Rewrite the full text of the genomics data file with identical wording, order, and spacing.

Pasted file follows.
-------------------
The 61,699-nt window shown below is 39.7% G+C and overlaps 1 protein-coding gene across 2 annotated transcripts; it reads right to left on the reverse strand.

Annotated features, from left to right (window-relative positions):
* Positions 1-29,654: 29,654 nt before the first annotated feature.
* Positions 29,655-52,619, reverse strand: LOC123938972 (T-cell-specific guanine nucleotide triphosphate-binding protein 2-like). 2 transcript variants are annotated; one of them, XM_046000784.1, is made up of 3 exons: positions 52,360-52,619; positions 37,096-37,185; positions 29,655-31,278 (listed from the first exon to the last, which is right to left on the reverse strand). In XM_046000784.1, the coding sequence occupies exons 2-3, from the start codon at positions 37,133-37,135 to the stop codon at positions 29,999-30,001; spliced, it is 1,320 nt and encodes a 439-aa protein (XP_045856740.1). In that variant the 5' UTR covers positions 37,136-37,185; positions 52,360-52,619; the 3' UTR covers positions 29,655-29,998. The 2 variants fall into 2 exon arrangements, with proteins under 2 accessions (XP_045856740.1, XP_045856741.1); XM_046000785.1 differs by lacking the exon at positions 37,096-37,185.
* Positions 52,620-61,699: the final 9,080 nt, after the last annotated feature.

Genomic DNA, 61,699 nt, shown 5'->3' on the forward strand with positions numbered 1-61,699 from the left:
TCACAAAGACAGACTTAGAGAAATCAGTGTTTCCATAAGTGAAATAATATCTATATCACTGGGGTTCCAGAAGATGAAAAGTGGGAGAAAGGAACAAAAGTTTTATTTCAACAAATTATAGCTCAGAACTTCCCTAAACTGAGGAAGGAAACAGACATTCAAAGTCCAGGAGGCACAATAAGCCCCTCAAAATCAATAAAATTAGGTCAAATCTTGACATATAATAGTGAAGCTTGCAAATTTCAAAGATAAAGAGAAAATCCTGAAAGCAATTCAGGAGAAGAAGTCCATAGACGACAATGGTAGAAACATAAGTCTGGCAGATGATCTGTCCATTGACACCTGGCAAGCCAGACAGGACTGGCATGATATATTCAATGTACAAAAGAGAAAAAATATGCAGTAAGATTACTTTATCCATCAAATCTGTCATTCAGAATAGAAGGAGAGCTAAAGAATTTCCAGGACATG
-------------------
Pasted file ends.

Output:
The 61,699-nt window shown below is 39.7% G+C and overlaps 1 protein-coding gene across 2 annotated transcripts; it reads right to left on the reverse strand.

Annotated features, from left to right (window-relative positions):
* Positions 1-29,654: 29,654 nt before the first annotated feature.
* Positions 29,655-52,619, reverse strand: LOC123938972 (T-cell-specific guanine nucleotide triphosphate-binding protein 2-like). 2 transcript variants are annotated; one of them, XM_046000784.1, is made up of 3 exons: positions 52,360-52,619; positions 37,096-37,185; positions 29,655-31,278 (listed from the first exon to the last, which is right to left on the reverse strand). In XM_046000784.1, the coding sequence occupies exons 2-3, from the start codon at positions 37,133-37,135 to the stop codon at positions 29,999-30,001; spliced, it is 1,320 nt and encodes a 439-aa protein (XP_045856740.1). In that variant the 5' UTR covers positions 37,136-37,185; positions 52,360-52,619; the 3' UTR covers positions 29,655-29,998. The 2 variants fall into 2 exon arrangements, with proteins under 2 accessions (XP_045856740.1, XP_045856741.1); XM_046000785.1 differs by lacking the exon at positions 37,096-37,185.
* Positions 52,620-61,699: the final 9,080 nt, after the last annotated feature.

Genomic DNA, 61,699 nt, shown 5'->3' on the forward strand with positions numbered 1-61,699 from the left:
TCACAAAGACAGACTTAGAGAAATCAGTGTTTCCATAAGTGAAATAATATCTATATCACTGGGGTTCCAGAAGATGAAAAGTGGGAGAAAGGAACAAAAGTTTTATTTCAACAAATTATAGCTCAGAACTTCCCTAAACTGAGGAAGGAAACAGACATTCAAAGTCCAGGAGGCACAATAAGCCCCTCAAAATCAATAAAATTAGGTCAAATCTTGACATATAATAGTGAAGCTTGCAAATTTCAAAGATAAAGAGAAAATCCTGAAAGCAATTCAGGAGAAGAAGTCCATAGACGACAATGGTAGAAACATAAGTCTGGCAGATGATCTGTCCATTGACACCTGGCAAGCCAGACAGGACTGGCATGATATATTCAATGTACAAAAGAGAAAAAATATGCAGTAAGATTACTTTATCCATCAAATCTGTCATTCAGAATAGAAGGAGAGCTAAAGAATTTCCAGGACATG